This week we looked at the process of designing a genetic modification in any gene of a mammalian or plant. Coming from a design background I found the week particularly difficult and had to quickly catch up on a lot of terminology including nucleotides, DNA polymerase, and plasmids among others. I attached some of the definitions I came across and helpful resources at the bottom of the page to help other designers/non-bio backgrounds understand the content as well!
To start the design process I first needed to pick a gene to modify. As a beginner, I chose LRP5 from Prof. Church's list of potential human genome modifications. Mutations in LRP5 can cause considerable changes in bone mass since it helps regulate bone mineral density. A loss of function mutation of this gene would cause osteoporosis while a gain-of-function mutation would increase bone mass. One potential negative to note is that extra strong bones could result in low buoyancy.
After selecting LRP5, I chose the genome editor CRISPR/Cas9. This editor requires a guide RNA and a Cas9 protein. To design the guide RNA and PAM site I used Benchling as recommended in class. I left the guide length at 20 and set the Cas9 protein to SpCas9 with a NGG PAM site to start. The results turned out quite promising!
For this week's lab we needed to determine our blood type from our DNA. To do this we first isolated DNA from saliva at home.
The materials needed are:
Because of Covid 19 we don't have access to the lab. But thankfully we have awesome TA's to help us along! After extraction, I stopped by the MIT media lab to drop off my sample.
DNA quantification was used to check the DNA concentration of the saliva samples. DNA absorbs UV light, and different nucleotides absorb light of different wavelengths but the overall peak is 260nm. We can check the purity by loading the sample to the Spectrophotometer machine and looking at the peak which should coincide with 260nm. Other peaks may signal impurities.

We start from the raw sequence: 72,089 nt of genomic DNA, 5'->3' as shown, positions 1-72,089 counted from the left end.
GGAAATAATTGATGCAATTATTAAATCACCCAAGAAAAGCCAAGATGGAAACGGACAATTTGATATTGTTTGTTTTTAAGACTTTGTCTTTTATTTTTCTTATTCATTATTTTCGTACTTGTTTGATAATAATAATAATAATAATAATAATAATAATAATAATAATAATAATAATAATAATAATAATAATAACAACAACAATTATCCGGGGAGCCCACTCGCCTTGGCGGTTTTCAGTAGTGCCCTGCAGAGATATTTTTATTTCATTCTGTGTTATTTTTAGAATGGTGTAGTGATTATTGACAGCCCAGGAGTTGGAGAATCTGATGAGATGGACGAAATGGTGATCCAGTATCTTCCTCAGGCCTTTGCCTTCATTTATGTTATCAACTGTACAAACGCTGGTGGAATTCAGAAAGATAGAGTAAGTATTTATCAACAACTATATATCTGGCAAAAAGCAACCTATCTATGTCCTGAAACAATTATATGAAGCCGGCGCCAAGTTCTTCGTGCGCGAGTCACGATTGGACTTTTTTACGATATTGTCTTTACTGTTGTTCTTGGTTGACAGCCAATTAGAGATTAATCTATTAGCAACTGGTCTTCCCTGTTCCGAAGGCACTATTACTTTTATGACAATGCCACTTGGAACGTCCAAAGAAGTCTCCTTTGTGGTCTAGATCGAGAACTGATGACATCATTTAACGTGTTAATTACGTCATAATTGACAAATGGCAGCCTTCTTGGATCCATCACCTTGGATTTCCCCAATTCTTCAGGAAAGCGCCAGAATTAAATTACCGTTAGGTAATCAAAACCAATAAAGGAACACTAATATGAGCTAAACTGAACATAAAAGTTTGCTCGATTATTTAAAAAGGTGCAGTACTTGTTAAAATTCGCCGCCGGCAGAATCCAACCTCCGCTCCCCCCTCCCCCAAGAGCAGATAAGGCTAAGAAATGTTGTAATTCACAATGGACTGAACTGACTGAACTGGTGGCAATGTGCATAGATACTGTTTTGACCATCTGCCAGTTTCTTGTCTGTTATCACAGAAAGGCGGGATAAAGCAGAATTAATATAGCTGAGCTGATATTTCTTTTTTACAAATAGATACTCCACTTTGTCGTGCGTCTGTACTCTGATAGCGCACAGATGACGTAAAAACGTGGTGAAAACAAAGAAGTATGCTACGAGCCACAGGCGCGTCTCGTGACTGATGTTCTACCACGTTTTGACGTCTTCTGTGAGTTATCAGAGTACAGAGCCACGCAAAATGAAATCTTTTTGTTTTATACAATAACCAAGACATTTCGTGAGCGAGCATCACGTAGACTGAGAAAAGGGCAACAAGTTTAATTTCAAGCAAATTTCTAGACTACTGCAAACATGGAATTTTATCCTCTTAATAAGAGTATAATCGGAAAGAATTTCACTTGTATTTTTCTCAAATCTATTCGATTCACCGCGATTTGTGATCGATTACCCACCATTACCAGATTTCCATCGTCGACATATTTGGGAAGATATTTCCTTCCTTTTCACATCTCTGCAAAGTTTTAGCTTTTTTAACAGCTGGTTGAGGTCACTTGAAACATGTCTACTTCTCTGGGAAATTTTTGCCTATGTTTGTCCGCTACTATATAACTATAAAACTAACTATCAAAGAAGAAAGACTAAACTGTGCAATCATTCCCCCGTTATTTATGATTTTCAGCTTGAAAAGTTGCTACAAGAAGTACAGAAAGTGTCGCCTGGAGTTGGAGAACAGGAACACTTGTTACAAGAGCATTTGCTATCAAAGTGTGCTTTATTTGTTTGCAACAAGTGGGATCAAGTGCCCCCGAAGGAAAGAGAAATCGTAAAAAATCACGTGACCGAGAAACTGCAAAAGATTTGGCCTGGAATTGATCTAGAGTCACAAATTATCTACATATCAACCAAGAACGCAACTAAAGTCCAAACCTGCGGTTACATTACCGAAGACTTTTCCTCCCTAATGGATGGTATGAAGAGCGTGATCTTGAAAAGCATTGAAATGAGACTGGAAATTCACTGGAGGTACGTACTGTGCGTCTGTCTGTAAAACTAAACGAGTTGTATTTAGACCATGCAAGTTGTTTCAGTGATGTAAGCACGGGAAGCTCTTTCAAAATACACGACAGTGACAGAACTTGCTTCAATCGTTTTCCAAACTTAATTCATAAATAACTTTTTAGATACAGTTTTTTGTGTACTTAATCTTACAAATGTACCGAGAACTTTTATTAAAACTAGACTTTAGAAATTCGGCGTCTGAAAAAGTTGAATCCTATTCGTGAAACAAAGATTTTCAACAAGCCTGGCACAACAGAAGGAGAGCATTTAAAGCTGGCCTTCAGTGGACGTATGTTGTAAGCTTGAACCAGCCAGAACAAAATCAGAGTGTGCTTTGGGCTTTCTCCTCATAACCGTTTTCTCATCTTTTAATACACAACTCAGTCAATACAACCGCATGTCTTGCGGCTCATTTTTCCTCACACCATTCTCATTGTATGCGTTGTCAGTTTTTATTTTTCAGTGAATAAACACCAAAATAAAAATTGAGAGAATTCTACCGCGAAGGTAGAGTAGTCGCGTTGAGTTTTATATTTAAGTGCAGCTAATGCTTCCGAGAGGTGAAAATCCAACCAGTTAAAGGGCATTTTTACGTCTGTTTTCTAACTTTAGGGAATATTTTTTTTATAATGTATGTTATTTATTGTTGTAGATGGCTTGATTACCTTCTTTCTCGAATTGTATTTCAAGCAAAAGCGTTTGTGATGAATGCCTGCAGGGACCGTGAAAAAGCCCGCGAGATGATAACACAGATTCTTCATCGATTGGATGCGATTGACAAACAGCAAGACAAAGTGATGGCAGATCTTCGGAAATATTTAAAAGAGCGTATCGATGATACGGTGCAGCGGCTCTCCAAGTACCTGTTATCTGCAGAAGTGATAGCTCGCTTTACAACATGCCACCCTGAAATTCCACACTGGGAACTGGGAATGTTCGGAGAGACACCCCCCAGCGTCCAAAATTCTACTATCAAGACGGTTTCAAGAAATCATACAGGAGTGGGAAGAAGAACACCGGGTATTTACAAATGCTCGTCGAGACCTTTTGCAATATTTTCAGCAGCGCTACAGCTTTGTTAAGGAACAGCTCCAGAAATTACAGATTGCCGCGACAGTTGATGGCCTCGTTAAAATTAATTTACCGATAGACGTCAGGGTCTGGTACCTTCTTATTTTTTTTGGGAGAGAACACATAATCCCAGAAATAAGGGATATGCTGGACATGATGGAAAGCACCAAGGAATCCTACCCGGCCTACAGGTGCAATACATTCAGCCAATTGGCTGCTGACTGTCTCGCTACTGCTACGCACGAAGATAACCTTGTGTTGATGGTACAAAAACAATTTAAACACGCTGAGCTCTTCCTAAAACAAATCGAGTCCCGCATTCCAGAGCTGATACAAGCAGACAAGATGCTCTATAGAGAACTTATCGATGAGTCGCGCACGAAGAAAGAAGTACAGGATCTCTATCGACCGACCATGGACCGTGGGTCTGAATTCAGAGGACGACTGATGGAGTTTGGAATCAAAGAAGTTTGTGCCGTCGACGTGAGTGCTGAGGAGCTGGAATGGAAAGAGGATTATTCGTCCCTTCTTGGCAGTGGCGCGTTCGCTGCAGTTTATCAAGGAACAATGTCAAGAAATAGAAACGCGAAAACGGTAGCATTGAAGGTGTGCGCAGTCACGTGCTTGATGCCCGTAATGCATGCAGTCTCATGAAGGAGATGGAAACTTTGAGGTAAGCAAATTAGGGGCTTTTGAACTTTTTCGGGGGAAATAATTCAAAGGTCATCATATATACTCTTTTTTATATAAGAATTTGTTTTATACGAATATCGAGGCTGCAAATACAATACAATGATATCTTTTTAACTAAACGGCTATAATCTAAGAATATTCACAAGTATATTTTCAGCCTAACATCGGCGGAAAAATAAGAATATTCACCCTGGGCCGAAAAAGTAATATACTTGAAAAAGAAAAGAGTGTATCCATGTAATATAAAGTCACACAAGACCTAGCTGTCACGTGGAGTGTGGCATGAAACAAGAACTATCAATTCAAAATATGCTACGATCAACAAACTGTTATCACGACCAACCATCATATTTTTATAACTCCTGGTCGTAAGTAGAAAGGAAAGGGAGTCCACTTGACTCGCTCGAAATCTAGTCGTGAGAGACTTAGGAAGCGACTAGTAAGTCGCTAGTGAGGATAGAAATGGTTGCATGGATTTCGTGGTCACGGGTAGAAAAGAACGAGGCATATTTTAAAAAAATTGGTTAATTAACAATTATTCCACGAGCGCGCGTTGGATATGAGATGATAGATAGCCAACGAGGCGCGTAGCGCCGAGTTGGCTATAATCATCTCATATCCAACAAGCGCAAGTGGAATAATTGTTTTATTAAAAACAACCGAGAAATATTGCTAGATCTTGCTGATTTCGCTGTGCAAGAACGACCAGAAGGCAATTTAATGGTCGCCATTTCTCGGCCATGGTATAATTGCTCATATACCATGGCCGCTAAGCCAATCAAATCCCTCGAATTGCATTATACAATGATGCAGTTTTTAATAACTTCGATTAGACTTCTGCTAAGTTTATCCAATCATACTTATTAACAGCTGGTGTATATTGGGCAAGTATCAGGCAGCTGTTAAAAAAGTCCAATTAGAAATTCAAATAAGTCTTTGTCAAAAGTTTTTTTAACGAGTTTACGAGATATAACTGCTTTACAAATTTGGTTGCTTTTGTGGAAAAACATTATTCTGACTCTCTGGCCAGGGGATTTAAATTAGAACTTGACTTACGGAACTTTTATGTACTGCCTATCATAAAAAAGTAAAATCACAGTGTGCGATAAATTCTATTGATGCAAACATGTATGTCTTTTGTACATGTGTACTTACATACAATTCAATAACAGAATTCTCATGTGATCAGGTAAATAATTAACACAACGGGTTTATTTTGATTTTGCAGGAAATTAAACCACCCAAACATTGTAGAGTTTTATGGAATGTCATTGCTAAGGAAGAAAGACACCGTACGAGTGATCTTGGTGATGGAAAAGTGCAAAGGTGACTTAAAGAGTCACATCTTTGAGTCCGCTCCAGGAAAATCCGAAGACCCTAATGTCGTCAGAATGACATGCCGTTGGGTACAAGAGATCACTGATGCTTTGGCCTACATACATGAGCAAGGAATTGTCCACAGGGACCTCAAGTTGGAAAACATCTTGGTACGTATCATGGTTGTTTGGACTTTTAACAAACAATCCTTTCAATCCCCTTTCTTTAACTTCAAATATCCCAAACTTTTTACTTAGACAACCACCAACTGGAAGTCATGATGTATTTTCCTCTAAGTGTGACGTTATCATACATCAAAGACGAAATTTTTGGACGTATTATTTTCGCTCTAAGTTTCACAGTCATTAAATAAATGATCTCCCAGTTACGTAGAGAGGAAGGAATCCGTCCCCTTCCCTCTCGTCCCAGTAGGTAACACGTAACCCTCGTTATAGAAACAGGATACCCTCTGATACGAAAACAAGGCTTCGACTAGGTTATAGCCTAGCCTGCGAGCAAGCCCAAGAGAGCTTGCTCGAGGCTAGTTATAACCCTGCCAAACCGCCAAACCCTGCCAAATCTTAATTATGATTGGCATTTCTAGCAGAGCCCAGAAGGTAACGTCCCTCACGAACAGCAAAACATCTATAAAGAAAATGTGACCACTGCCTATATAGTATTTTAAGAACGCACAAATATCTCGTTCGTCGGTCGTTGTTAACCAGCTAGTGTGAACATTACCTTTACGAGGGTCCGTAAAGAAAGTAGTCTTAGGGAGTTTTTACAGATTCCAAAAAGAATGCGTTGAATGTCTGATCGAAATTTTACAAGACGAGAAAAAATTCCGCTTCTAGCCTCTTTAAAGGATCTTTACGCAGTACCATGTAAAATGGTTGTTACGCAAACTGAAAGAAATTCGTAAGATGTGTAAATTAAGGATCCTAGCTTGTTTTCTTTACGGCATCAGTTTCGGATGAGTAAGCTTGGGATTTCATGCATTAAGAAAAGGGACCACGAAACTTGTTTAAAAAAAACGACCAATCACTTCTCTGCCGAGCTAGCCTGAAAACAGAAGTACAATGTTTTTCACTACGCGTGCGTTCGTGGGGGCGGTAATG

PCR stands for polymerase chain reaction and is a method used to rapidly make millions to billions of copies of a specific DNA sample. The process involves denaturation which breaks the strands in two followed by primer annealing where primers are incorporated to the solution to define the regions to copy and then taq polymerase kicks in! The taq polymerase extends the primers, synthesizing new strands of DNA.
The image above shows the results of the PCR visualized through gel electrophoresis. Gel electrophoresis is a technique in which fragments of DNA are pulled through a gel matrix by an electric current and it separates DNA fragments according to size. The gel shows that the exon 6 amplicon is slightly shorter than the exon 7 amplicon which was expected. There are also no visible byproducts meaning the primers worked well and were specific to the regions of interest.
The PCR samples were then cleaned using NEB PCR and DNA clean-up kit and submitted for sanger sequencing. In Sanger Sequencing, the target DNA is copied many times, making fragments of different lengths. Fluorescent "chain terminator" nucleotides mark the ends of the fragments and allow the sequence to be determined. After the reaction is done, the fragments are run through a long thin tube containing a gel matrix in a process call capillary gel electrophoresis. As each fragment crosses the finish line at the end of the tube it is illuminated by a laser, allowing the attached dye to be detected.